retirement

How income figures in Social Security

Don TaylorQuestionDear Dr. Don,
Is it better to retire at 62 from a high-paying job ($100,000-plus), or take a lower-paying, less stressful job ($40,000) at age 60 and start Social Security later?
-- Debbye Downtime

AnswerDear Debbye,
If you start drawing Social Security benefits at age 62 you'll receive between 25 percent and 30 percent less (depending on your full retirement age) than if you started receiving benefits at your full retirement age. In general, this is a permanent reduction in your monthly retirement benefit. It also impacts spousal benefits available on your work record. The Social Security Web page, "Retirement benefits by year of birth," shows this in a table based on your birthday.

Your Social Security retirement benefit is calculated based on the highest 35 years of income indexed to current dollars. Switching to a lower-paying job to finish out your career is likely to bring down your benefits at full retirement age because your wages in the most recent years of employment are likely to be at the higher end of this indexed wage history. Here's how it's explained on the Social Security Electronic Fact Sheet, "Your Retirement Benefit: How It Is Figured":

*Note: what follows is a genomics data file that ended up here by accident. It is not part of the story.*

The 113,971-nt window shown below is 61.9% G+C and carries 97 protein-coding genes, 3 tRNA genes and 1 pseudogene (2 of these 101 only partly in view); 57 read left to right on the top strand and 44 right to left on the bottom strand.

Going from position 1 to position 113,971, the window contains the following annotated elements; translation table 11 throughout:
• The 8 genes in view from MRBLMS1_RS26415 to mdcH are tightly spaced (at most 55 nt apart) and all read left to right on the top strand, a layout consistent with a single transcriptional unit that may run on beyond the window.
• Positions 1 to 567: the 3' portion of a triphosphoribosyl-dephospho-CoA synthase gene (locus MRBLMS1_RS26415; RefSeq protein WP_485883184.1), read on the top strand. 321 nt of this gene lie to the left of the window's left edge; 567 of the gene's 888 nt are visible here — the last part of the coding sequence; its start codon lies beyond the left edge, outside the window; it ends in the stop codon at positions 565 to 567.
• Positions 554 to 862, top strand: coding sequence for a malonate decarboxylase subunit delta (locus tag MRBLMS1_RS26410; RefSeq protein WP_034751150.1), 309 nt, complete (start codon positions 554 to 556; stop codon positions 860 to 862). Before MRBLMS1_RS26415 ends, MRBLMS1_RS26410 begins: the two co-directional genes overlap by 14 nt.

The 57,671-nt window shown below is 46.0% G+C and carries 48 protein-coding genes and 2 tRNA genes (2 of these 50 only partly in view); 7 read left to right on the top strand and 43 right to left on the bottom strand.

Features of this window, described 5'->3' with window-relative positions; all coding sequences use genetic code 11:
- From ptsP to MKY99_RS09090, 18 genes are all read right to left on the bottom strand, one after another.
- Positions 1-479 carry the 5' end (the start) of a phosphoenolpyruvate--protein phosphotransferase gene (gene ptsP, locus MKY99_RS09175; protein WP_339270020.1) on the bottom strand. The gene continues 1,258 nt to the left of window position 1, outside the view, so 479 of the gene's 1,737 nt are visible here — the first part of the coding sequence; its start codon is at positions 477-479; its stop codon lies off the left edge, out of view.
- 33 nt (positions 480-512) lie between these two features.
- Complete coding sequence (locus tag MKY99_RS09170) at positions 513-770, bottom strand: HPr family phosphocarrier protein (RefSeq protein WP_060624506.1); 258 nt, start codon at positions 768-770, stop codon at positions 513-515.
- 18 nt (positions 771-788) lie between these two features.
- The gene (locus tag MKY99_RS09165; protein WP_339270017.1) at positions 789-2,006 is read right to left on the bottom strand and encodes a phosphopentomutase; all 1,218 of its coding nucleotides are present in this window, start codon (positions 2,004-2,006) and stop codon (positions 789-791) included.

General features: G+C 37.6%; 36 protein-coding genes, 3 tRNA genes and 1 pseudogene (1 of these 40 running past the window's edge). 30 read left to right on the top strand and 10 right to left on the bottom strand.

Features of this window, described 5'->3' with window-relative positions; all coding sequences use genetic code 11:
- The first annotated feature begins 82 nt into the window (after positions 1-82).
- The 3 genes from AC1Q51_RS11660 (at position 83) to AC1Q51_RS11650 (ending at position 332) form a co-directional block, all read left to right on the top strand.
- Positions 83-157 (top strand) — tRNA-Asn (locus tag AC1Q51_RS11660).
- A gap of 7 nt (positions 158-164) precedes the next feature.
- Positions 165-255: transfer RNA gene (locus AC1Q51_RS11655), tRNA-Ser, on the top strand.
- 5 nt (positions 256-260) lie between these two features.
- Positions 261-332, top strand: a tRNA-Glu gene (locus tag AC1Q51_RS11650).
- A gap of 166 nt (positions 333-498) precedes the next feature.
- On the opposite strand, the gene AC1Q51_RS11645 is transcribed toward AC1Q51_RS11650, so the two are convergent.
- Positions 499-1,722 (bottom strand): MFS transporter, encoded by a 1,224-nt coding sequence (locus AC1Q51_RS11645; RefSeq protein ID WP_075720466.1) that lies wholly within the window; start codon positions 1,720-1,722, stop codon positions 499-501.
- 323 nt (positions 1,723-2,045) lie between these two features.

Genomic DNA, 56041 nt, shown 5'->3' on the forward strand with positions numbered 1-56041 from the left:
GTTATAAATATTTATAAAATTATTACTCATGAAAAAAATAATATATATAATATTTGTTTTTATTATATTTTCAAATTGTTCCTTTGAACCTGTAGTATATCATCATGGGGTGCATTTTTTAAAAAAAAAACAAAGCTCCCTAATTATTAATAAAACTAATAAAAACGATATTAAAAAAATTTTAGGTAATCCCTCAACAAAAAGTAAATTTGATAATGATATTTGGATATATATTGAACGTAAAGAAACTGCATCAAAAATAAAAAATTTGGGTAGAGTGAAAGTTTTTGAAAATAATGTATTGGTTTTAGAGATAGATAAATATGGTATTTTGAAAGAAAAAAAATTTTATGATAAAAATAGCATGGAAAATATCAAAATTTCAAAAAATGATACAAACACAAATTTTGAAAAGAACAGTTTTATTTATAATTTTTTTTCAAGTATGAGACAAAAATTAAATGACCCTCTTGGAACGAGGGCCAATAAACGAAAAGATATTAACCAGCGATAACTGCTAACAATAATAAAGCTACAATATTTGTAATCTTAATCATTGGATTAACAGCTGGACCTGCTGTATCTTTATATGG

Many people wonder how their benefit is figured. Social Security benefits are based on your lifetime earnings. Your actual earnings are adjusted or "indexed" to account for changes in average wages since the year the earnings were received. Then Social Security calculates your average indexed monthly earnings during the 35 years in which you earned the most. We apply a formula to these earnings and arrive at your basic benefit, or "primary insurance amount" (PIA). This is how much you would receive at your full retirement age -- 65 or older, depending on your date of birth.

Your scenario has you taking the lower-paid job for six years. (I'm assuming your full retirement age is 66.) You'd need to work through the formula for calculating your retirement benefits using your wage history plus the forecasted reduction in pay to see how that would impact your retirement benefit. You may want to try the "Social Security Detailed Calculator," which is a downloadable calculator available on the Social Security website, because your scenario is too complicated for the Retirement Estimator available online.

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